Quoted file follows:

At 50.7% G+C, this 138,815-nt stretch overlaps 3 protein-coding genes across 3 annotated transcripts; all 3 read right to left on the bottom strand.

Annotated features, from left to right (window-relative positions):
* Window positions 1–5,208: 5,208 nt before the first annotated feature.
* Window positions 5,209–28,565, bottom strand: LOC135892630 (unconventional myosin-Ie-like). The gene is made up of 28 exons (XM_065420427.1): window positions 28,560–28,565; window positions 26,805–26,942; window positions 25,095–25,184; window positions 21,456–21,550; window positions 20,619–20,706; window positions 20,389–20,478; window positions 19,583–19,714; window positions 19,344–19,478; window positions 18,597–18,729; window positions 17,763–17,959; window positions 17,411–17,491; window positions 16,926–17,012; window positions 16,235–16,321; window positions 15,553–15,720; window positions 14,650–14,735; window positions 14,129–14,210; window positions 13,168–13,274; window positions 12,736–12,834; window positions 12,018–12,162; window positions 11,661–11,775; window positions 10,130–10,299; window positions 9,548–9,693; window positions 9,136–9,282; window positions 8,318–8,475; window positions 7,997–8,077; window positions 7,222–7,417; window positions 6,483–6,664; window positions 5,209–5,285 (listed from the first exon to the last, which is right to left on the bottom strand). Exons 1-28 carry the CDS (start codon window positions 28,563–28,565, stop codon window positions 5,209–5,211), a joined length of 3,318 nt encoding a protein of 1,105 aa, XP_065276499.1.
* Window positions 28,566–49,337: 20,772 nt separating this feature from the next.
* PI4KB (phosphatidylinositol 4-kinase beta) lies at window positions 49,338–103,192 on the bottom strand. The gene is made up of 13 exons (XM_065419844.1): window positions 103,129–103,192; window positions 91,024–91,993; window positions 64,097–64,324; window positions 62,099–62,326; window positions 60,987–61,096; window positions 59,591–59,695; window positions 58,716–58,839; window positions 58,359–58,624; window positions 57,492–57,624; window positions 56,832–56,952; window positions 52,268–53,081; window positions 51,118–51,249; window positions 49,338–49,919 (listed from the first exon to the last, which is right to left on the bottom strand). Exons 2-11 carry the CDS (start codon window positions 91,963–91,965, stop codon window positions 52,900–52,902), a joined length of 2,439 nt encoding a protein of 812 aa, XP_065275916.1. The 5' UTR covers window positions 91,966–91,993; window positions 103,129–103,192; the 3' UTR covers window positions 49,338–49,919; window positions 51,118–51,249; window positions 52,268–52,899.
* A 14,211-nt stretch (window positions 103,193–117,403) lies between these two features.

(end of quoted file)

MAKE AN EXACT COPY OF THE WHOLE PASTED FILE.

At 50.7% G+C, this 138,815-nt stretch overlaps 3 protein-coding genes across 3 annotated transcripts; all 3 read right to left on the bottom strand.

Annotated features, from left to right (window-relative positions):
* Window positions 1–5,208: 5,208 nt before the first annotated feature.
* Window positions 5,209–28,565, bottom strand: LOC135892630 (unconventional myosin-Ie-like). The gene is made up of 28 exons (XM_065420427.1): window positions 28,560–28,565; window positions 26,805–26,942; window positions 25,095–25,184; window positions 21,456–21,550; window positions 20,619–20,706; window positions 20,389–20,478; window positions 19,583–19,714; window positions 19,344–19,478; window positions 18,597–18,729; window positions 17,763–17,959; window positions 17,411–17,491; window positions 16,926–17,012; window positions 16,235–16,321; window positions 15,553–15,720; window positions 14,650–14,735; window positions 14,129–14,210; window positions 13,168–13,274; window positions 12,736–12,834; window positions 12,018–12,162; window positions 11,661–11,775; window positions 10,130–10,299; window positions 9,548–9,693; window positions 9,136–9,282; window positions 8,318–8,475; window positions 7,997–8,077; window positions 7,222–7,417; window positions 6,483–6,664; window positions 5,209–5,285 (listed from the first exon to the last, which is right to left on the bottom strand). Exons 1-28 carry the CDS (start codon window positions 28,563–28,565, stop codon window positions 5,209–5,211), a joined length of 3,318 nt encoding a protein of 1,105 aa, XP_065276499.1.
* Window positions 28,566–49,337: 20,772 nt separating this feature from the next.
* PI4KB (phosphatidylinositol 4-kinase beta) lies at window positions 49,338–103,192 on the bottom strand. The gene is made up of 13 exons (XM_065419844.1): window positions 103,129–103,192; window positions 91,024–91,993; window positions 64,097–64,324; window positions 62,099–62,326; window positions 60,987–61,096; window positions 59,591–59,695; window positions 58,716–58,839; window positions 58,359–58,624; window positions 57,492–57,624; window positions 56,832–56,952; window positions 52,268–53,081; window positions 51,118–51,249; window positions 49,338–49,919 (listed from the first exon to the last, which is right to left on the bottom strand). Exons 2-11 carry the CDS (start codon window positions 91,963–91,965, stop codon window positions 52,900–52,902), a joined length of 2,439 nt encoding a protein of 812 aa, XP_065275916.1. The 5' UTR covers window positions 91,966–91,993; window positions 103,129–103,192; the 3' UTR covers window positions 49,338–49,919; window positions 51,118–51,249; window positions 52,268–52,899.
* A 14,211-nt stretch (window positions 103,193–117,403) lies between these two features.